Compensation and finances for your IHS optometry residency
When it comes to pursuing optometric residency, some final-year OD students are unable to make that additional training-year work financially. The reduced salary compensation for most residency programs is a significant barrier for the new grad OD. Fortunately, most IHS residency programs are competitive with compensation, offering upwards of twice the typical salary of other programs. The increased compensation empowers IHS residents to get a jumpstart on paying down student loans while also maintaining an excellent standard-of-living.
Residents are able to network with other IHS residents/doctors at quarterly journal club meetings, which usually turn into weekend outdoor adventures. Many national parks are within driving distance of most IHS hospitals. Many IHS residents will also have various public speaking opportunities, including their residency case report at the biennial IHS eye care meeting in Fullerton, CA or Durango, CO.
Depending on your personal and professional goals as an OD, working with the Indian Health Service can provide a challenging and rewarding career. Clinical learning curves happen quicker simply from the greater frequency in ocular and systemic pathology seen. Since most of these positions are in rural settings, competition is low and the demand for medical professionals is quite high. For students, residents, and experienced ODs looking to practice full scope optometry and expand their clinical toolbox, working with the Indian Health Service is a great way to go. From student to optometrist, no matter how long or short your time with IHS is, the experience is sure to be exciting and unforgettable.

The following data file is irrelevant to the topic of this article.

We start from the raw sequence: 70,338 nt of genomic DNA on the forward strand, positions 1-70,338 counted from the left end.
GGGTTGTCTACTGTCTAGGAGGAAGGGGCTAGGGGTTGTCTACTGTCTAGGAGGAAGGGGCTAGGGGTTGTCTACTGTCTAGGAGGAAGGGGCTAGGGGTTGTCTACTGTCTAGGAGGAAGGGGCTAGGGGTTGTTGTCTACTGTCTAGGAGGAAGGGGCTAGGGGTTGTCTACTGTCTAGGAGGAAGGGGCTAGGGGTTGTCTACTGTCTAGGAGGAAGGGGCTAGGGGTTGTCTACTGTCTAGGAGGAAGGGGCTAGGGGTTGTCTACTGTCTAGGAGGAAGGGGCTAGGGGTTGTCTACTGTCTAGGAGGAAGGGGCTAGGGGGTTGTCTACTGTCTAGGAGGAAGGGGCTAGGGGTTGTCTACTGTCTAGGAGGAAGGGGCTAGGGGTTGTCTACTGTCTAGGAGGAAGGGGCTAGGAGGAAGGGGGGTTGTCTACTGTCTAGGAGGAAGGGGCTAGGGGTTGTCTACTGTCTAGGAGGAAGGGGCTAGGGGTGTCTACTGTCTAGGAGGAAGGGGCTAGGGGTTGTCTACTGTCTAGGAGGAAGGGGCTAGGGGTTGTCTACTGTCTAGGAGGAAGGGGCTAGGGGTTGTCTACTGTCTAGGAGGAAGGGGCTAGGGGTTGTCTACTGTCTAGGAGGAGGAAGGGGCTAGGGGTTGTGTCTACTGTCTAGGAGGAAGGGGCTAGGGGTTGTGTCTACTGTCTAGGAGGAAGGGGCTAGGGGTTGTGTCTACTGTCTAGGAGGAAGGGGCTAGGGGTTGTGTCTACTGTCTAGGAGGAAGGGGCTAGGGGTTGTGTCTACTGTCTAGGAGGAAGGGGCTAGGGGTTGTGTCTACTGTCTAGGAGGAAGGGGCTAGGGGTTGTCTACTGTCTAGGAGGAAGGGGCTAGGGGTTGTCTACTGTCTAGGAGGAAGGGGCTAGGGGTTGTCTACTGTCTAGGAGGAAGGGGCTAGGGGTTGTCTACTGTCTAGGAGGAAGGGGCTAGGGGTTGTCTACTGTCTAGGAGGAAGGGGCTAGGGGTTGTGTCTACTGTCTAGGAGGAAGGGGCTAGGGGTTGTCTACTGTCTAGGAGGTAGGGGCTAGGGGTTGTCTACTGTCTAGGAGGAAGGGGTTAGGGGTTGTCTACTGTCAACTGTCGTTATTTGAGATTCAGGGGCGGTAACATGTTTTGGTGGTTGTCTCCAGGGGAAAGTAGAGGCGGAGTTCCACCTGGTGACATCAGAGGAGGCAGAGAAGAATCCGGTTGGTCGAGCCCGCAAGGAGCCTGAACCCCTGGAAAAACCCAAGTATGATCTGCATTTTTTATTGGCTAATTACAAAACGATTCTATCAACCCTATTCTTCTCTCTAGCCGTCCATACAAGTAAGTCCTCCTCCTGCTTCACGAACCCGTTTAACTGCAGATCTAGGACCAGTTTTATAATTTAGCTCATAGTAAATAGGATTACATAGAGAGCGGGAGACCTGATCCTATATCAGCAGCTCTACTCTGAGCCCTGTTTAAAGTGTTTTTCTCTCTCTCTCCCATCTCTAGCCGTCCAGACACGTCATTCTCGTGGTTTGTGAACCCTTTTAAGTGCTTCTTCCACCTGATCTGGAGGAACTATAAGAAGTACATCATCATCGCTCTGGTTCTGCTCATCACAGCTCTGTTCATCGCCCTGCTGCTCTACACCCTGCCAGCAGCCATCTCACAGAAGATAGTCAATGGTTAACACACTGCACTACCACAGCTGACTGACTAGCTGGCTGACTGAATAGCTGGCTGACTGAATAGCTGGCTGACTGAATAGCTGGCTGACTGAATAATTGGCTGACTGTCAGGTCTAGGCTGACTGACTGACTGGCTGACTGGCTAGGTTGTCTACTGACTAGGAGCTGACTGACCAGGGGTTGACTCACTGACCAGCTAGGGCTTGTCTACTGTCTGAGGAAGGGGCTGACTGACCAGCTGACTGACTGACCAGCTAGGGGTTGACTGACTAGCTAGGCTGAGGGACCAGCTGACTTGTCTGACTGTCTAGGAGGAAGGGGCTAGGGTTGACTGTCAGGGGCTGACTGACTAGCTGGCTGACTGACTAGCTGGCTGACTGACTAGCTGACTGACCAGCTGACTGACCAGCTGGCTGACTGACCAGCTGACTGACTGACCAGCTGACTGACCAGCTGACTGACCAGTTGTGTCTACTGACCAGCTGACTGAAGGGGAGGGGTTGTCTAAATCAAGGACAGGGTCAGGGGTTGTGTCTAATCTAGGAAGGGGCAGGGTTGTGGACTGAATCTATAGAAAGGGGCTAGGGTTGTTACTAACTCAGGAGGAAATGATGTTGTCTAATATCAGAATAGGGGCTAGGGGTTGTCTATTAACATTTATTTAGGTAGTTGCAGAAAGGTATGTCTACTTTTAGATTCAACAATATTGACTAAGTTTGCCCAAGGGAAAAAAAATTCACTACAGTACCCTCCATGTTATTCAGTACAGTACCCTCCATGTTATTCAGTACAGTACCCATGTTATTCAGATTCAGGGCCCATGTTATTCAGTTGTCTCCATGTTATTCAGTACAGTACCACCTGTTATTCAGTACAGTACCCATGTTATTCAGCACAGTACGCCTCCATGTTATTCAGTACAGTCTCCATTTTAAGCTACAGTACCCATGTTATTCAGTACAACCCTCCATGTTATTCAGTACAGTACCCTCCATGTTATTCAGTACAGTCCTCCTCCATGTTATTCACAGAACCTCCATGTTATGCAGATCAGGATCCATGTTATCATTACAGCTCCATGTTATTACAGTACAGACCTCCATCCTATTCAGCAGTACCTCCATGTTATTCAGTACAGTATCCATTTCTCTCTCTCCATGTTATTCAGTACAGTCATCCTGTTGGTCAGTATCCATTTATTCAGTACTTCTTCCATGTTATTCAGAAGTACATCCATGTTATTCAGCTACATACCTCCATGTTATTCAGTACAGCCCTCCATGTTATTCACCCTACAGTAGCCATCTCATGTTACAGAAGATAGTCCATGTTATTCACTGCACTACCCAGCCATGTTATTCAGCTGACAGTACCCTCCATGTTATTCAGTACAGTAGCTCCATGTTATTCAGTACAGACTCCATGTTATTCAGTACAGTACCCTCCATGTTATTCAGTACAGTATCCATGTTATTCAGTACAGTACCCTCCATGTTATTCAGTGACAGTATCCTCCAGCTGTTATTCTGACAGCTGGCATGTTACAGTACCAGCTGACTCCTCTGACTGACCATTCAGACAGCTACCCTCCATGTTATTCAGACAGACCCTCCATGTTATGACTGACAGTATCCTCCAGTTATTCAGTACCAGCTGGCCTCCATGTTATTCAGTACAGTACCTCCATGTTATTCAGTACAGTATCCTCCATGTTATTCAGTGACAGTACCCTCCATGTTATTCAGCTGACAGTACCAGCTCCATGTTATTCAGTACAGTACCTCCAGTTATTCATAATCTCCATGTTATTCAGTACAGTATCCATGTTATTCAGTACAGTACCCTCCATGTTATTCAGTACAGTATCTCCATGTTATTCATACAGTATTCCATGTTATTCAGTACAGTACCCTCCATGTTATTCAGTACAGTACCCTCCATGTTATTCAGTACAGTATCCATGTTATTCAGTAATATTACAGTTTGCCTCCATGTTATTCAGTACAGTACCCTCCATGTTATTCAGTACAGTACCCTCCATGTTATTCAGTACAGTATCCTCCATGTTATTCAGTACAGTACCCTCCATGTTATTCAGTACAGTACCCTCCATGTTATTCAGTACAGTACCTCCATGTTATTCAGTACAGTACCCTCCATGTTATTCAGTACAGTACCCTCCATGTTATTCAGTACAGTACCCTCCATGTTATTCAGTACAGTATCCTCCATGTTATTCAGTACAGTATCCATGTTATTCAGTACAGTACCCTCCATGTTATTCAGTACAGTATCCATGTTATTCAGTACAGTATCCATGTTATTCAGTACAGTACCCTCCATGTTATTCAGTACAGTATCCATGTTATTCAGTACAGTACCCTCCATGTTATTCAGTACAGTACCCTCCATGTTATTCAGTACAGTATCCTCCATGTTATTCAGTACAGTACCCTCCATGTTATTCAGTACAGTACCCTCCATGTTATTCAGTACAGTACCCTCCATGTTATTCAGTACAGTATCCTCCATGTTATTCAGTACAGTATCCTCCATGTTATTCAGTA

Most IHS optometry residency programs throughout the southwest are affiliated with Marshall B. Ketchum University, Southern California College of Optometry (SCCO) and Midwestern University in Arizona.
Many rural IHS sites also offer government subsidized housing and a tax credit for being a rural healthcare provider. Post-residency, optometrists within the IHS have the opportunity to apply for the IHS Loan Repayment Program. This award requires a minimum 2-year commitment within your respective IHS clinic/hospital, and can help pay a significant portion of your student loans